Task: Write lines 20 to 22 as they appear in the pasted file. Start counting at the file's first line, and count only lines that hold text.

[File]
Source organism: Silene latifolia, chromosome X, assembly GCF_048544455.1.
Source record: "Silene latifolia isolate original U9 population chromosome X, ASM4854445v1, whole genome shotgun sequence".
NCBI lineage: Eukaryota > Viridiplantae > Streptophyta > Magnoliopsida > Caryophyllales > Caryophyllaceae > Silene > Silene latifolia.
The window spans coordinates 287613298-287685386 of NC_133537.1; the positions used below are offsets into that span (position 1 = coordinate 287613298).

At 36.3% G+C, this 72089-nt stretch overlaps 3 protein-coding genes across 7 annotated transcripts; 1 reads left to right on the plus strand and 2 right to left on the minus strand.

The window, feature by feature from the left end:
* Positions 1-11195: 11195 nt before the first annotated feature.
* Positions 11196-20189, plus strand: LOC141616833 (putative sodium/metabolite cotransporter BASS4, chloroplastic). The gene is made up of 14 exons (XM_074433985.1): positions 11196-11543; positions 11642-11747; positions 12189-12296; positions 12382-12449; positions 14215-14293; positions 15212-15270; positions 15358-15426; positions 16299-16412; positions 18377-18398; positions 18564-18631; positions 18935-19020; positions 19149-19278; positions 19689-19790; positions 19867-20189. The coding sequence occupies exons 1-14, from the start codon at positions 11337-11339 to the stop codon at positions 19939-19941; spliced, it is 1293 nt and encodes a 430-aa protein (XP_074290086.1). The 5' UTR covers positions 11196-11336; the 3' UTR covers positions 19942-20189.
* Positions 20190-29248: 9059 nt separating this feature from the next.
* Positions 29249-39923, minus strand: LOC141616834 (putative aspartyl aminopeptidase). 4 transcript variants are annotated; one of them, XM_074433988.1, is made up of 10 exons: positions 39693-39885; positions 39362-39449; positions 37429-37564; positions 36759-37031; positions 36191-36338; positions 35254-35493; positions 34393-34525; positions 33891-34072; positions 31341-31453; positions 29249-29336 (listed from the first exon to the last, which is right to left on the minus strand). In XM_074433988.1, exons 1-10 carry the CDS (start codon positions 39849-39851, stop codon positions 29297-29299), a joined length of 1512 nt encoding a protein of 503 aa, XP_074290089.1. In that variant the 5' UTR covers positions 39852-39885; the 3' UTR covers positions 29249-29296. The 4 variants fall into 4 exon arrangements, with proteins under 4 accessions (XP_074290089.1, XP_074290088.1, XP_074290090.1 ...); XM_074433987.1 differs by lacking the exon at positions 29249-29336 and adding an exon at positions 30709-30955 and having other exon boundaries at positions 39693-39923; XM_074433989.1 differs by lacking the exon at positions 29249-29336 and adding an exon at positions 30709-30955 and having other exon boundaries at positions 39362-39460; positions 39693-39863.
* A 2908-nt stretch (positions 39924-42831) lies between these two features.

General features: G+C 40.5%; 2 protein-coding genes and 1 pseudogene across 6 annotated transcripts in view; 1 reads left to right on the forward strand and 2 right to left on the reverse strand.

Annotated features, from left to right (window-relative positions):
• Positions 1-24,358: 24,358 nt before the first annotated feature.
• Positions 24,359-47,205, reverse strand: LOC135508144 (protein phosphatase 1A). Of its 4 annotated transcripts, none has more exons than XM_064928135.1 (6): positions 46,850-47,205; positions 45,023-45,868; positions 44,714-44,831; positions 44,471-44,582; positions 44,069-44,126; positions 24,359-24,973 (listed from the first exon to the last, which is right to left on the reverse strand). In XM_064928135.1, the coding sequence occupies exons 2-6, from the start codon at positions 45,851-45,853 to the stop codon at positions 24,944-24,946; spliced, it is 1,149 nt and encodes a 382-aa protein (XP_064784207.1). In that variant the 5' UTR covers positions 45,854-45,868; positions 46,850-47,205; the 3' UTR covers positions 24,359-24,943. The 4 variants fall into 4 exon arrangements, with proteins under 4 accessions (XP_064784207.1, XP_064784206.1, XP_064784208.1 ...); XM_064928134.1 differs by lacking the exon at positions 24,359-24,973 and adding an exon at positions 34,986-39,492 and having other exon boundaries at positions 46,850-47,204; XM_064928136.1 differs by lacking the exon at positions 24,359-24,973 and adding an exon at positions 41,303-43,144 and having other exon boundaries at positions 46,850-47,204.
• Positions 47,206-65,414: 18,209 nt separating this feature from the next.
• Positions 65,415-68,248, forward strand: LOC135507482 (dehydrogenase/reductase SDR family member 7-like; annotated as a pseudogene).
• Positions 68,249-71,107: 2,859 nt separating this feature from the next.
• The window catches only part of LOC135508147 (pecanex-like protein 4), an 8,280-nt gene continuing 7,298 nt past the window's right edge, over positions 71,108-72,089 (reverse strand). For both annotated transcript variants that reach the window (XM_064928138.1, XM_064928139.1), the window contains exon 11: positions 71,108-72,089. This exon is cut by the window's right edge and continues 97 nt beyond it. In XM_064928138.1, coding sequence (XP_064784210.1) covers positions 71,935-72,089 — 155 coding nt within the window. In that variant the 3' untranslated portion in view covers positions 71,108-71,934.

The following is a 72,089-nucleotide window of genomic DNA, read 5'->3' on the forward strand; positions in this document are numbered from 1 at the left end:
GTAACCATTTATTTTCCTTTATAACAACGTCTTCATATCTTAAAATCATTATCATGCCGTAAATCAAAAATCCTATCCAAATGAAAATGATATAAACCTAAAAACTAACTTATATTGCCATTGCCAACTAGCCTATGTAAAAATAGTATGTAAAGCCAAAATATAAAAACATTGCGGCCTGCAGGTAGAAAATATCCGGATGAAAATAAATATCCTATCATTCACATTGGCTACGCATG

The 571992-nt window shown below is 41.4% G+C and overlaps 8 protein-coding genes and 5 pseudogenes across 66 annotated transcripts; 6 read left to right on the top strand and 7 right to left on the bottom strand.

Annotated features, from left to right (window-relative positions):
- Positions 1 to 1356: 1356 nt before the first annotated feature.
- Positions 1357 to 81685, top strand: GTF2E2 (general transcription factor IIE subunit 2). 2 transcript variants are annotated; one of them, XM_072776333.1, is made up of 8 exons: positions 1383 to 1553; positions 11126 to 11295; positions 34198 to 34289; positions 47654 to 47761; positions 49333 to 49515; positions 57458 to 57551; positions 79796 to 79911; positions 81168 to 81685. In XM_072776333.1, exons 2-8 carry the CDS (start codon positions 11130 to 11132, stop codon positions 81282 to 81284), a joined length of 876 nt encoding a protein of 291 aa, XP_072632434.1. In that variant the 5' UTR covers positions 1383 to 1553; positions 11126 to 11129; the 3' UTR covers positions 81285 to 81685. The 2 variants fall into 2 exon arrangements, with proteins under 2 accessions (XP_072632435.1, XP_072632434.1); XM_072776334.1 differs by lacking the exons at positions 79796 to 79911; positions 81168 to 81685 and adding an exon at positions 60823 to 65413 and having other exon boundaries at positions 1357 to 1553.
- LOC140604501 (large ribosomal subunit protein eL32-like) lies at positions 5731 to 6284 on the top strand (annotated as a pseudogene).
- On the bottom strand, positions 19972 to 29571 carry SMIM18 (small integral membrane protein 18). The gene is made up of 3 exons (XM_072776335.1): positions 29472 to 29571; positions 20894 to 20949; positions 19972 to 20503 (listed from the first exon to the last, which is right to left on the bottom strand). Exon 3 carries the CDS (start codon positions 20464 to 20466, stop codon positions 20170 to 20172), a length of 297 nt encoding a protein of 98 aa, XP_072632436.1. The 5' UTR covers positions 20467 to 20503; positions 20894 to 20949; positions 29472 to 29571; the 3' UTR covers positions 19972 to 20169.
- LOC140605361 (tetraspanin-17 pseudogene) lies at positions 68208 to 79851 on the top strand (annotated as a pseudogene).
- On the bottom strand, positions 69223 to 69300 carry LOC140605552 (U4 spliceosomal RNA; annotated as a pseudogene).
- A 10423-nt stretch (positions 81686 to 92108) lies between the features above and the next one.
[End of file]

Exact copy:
The following is a 72,089-nucleotide window of genomic DNA, read 5'->3' on the forward strand; positions in this document are numbered from 1 at the left end:
GTAACCATTTATTTTCCTTTATAACAACGTCTTCATATCTTAAAATCATTATCATGCCGTAAATCAAAAATCCTATCCAAATGAAAATGATATAAACCTAAAAACTAACTTATATTGCCATTGCCAACTAGCCTATGTAAAAATAGTATGTAAAGCCAAAATATAAAAACATTGCGGCCTGCAGGTAGAAAATATCCGGATGAAAATAAATATCCTATCATTCACATTGGCTACGCATG

The 571992-nt window shown below is 41.4% G+C and overlaps 8 protein-coding genes and 5 pseudogenes across 66 annotated transcripts; 6 read left to right on the top strand and 7 right to left on the bottom strand.